Changes to Food and Feed Law Monitoring Across Europe18 October 2013
EU - The European Commission has put forward plans to change the regulation on official controls for feed and food law.
The Commission is aiming to make the regulation that sets out how businesses comply with the law should be monitored and enforced
The proposed changes to EU Regulation 882/2004 would potentially affect all organisations involved in the production, manufacture, supply and regulation of food, feed, live animals, plants and plant reproductive material.
The Commission’s aim is to ensure a more consistent approach to official controls, such as inspection and approvals, throughout the food and agriculture sectors.
The proposed changes are also intended to support more sustainable and effective control systems across European Union member states.
Now in the UK, the Food Standards Agency has launched a consultation on European Commission proposals to replace EU regulation 882/2004 on official controls for feed and food law to help inform the UK Government response.
The FSA said that the industry will be particularly interested in the proposed change to the way official controls are funded.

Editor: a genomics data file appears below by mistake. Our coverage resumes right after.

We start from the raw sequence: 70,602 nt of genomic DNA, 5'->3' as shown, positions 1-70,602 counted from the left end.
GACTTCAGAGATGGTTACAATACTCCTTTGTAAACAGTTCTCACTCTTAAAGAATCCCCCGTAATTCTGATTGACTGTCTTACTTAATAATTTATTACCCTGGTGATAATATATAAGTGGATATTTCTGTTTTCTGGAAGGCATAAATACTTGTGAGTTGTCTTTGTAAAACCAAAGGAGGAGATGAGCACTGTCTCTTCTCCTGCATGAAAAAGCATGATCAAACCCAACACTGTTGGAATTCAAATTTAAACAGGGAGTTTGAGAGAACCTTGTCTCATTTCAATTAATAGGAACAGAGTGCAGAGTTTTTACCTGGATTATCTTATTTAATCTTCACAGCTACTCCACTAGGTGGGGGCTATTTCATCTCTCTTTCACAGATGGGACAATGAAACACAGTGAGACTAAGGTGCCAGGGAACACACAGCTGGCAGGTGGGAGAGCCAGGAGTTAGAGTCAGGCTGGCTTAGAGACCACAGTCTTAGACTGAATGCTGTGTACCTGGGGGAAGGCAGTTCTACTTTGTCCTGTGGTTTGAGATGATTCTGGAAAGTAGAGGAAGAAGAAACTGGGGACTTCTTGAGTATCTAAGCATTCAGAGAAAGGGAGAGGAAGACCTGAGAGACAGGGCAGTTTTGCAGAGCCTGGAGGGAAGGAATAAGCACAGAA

Under the Commission’s proposed plans, member states would be expected to recover the full cost of official controls from industry. At present, each member state decides how much they wish to recover from industry, with certain exceptions where minimum charges are set in legislation.
There would also be a major increase in the number of controls subject to mandatory charging, detailed measures for the calculation of fees.
This means that businesses that are currently charged for controls could see them increase or decrease, while businesses that are not currently charged may have to start paying for controls.
It is proposed, however, that there will be a mandatory exemption for micro-businesses. A micro-business is a business that employs less than 10 people, with a balance sheet or turnover of less than €2 million.
The reforms also call for procedures and management of import controls across the plant, animal, feed and food chains to be simplified and harmonised under the changes.
New rules regarding the level of information that government and local authorities will be expected to make available to businesses and the general public about official controls have also been proposed.
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